The Independent Assessment Commission (IAC) has today (14th September) published 'THE FUTURE OF ASSESSMENT AND QUALIFICATIONS IN ENGLAND', its Interim Report considering the future of exams in England.
The IAC, which reflects the growing and broad coalition advocating change, has concluded that there is an overwhelming case for changing the current system of assessment and that the time to begin that process is now.
They say that the current system:
- Is not fit for the future;
- Is not sufficiently reliable, authentic or fair;
- Does not support high standards of education for all;
- Undermines student and teacher mental health
In looking at what change looks like the IAC has developed 5 ‘New ERA principles’.
The IAC are clear that these principles are not being delivered under the current system and that they should underpin future change
The New ERA principles will deliver a fairer, more reliable and better system for pupils, parents, teachers and for our society and economy.
The IAC are clear that underpinning our country’s assessment system with these five principles will ensure our assessment framework is fit for purpose.
5 PRINCIPLES FOR A NEW ERA
|PRINCIPLE 1:||Qualifications and assessment should serve the individual. They should provide information to all young people, their parents/carers and users of qualifications about the knowledge, skills and competences young people have to allow them to flourish, to participate in the community, and to make good progress in the next stage of their lives, in employment, college or university.|
|PRINCIPLE 2:||Qualifications and assessment should be recognised to be part of a wider education system including curriculum, pedagogy and accountability. Care should be taken to ensure that approaches to accountability do not distort qualifications.|
Qualifications and assessment should serve the future needs of society, culture and the economy to enable the nation and young people to thrive in less predictable times socially and economically, nationally and internationally.
|PRINCIPLE 4:||Qualifications and assessment should be inclusive both in purpose and in the design and development of the system.|
|PRINCIPLE 5:||Qualifications and assessment should support progression for all young people, but should not exist only to act as a mechanism for determining the next examination or selection.|
We need a system that assists rather than hinders our ability as a country to meet the multiple social and economic challenges we as a country will face in the future, including how we address, adapt to, and mitigate climate change.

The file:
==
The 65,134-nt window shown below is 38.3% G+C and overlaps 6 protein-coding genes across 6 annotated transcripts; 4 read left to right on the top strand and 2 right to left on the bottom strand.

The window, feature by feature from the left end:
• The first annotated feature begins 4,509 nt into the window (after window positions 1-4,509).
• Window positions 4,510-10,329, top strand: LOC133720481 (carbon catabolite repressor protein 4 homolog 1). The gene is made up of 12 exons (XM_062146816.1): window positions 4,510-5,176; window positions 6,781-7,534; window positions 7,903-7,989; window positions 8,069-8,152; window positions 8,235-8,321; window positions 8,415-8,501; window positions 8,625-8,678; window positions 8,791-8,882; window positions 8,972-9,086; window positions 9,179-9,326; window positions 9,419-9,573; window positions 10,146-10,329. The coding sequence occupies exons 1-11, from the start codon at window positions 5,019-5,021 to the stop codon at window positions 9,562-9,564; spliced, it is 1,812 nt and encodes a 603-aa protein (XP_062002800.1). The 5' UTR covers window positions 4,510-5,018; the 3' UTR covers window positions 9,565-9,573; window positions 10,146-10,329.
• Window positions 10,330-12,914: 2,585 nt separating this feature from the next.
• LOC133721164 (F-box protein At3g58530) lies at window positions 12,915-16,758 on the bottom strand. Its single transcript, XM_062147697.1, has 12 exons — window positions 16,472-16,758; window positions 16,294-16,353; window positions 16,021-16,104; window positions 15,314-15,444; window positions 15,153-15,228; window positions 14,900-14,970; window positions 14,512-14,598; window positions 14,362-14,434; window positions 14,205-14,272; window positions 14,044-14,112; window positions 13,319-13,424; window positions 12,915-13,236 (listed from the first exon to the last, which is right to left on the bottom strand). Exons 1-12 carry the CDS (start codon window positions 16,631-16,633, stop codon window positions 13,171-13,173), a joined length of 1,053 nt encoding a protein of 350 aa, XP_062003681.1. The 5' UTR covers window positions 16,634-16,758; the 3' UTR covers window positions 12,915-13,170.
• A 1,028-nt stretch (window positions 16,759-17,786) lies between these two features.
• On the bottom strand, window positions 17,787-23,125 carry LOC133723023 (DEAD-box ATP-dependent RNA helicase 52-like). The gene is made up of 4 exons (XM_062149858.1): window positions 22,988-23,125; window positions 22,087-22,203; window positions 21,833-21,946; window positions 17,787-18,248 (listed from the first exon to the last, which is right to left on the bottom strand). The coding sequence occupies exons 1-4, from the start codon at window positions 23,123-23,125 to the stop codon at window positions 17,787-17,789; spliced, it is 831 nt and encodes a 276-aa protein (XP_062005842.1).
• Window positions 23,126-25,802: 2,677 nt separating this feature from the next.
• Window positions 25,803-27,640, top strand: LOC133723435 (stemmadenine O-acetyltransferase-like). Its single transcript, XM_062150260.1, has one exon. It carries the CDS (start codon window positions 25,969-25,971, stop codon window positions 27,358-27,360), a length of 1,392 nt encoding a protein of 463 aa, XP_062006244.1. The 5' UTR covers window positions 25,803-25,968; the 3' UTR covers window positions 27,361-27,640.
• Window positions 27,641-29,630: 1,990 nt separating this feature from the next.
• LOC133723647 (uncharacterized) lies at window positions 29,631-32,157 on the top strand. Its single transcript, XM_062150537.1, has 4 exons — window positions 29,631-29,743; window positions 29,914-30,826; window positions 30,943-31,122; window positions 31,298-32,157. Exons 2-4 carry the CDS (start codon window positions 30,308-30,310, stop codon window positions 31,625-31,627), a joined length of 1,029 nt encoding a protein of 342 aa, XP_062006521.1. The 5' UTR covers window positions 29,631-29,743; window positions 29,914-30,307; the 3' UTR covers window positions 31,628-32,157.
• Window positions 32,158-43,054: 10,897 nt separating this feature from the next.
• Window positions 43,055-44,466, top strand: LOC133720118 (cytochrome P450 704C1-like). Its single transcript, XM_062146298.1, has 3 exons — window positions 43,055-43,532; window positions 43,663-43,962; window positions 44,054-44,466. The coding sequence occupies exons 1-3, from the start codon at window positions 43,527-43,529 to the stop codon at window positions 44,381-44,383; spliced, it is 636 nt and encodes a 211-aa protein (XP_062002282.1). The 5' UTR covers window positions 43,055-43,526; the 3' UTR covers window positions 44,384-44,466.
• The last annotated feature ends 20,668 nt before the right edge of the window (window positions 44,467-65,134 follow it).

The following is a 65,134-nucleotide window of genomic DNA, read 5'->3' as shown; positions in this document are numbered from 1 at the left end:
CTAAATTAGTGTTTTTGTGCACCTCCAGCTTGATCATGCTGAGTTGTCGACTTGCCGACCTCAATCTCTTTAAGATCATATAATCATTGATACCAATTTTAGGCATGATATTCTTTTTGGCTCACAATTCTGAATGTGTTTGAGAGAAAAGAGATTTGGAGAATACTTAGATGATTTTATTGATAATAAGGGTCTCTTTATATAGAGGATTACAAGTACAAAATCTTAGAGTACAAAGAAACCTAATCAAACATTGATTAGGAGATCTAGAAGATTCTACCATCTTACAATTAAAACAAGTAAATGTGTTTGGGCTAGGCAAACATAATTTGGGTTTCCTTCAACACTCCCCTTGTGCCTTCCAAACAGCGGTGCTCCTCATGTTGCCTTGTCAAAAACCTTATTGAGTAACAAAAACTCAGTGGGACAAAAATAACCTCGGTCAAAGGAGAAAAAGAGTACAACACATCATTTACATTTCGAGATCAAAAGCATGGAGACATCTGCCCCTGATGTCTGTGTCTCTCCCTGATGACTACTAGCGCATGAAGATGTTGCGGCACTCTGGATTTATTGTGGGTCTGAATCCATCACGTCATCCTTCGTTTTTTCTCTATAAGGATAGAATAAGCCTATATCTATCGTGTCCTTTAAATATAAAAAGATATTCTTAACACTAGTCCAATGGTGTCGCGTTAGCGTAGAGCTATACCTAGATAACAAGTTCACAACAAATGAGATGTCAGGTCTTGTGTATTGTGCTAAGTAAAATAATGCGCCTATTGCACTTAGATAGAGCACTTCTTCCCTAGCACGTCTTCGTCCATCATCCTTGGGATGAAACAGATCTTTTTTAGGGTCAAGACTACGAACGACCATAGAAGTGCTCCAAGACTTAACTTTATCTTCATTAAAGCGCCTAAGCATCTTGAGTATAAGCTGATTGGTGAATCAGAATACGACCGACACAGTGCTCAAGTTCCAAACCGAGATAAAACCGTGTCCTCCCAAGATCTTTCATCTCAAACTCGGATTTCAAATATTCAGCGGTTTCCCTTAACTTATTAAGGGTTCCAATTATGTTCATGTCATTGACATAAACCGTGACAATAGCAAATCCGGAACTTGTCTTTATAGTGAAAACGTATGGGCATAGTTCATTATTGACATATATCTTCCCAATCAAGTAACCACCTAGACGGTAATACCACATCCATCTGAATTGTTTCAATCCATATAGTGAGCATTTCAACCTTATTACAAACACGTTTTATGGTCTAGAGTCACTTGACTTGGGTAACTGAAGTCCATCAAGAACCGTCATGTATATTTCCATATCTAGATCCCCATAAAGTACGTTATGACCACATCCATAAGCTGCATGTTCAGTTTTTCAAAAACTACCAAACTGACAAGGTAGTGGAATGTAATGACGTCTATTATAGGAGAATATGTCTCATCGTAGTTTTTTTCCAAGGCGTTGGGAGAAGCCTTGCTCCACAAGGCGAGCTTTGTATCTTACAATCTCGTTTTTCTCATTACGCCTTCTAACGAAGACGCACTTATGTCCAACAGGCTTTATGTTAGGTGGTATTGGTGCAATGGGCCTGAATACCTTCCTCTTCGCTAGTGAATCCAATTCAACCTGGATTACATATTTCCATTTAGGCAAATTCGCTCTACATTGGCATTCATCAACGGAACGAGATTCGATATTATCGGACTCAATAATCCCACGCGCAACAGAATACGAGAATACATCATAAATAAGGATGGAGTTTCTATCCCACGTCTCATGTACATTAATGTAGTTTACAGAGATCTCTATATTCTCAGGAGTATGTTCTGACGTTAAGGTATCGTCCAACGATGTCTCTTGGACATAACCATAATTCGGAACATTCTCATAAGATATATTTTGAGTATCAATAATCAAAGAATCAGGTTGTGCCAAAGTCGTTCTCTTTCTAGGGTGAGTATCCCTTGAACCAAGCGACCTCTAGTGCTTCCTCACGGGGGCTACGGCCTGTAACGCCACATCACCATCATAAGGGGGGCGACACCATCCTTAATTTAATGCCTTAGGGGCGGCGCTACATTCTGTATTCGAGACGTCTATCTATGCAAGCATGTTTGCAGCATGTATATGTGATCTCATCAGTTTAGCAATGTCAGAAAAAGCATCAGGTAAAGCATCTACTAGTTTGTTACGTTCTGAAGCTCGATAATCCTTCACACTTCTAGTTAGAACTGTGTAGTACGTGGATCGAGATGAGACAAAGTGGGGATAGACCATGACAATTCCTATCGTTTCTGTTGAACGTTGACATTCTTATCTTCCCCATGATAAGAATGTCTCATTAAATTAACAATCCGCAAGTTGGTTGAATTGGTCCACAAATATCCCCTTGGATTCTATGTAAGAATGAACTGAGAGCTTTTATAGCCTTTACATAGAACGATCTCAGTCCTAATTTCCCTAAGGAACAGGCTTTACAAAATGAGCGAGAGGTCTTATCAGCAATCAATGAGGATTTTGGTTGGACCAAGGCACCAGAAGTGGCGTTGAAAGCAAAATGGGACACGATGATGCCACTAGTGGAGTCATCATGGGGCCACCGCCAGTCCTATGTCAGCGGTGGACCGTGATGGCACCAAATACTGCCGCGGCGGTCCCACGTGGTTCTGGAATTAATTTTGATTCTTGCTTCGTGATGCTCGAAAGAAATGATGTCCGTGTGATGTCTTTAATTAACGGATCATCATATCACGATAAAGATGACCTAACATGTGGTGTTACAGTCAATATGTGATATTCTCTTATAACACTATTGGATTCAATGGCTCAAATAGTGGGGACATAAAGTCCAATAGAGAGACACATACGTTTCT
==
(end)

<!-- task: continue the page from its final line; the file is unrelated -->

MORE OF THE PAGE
Professor Louise Hayward said:
“What underpins all five New ERA principles is the commission's shared belief that the current system does not deliver on these vital foundations for an equitable, reliable assessment system.”
“Central to all five New ERA principles is a deep understanding of how currently far too many people leave school with too little to show for their time there.”
“Too many young people are giving everything and leaving with little to show for their time at school.”
“Delivering on New ERA principles requires change to the system in its present form.”
“Exams should be just one part of a wider assessment system for everyone, which would measure many skills and competencies. This would move the focus beyond just academic skills and would provide all young people with recognition that acts as a measure and recognition that they can use to help move them forward in the next stage of their life journey.”
“Ending cliff edge exams will also help the well-being of young people, their parents and teachers. We have heard from young people and teachers during the research and found that the current system is taking a terrible toll on too many young people and teachers.”
“This cannot be right; a system making our children unwell is a system that has to change”
“This has to change. The time to start the process of change is now”.
“The New ERA principles will deliver a fairer, more reliable and better system for pupils, parents, teachers and for our society and economy.”
“Underpinning our country’s assessment system with these five principles will ensure it is fit for purpose and assists rather than hinders our ability as a country to meet the multiple social and economic challenges we face, including how we address, adapt to and mitigate climate change”.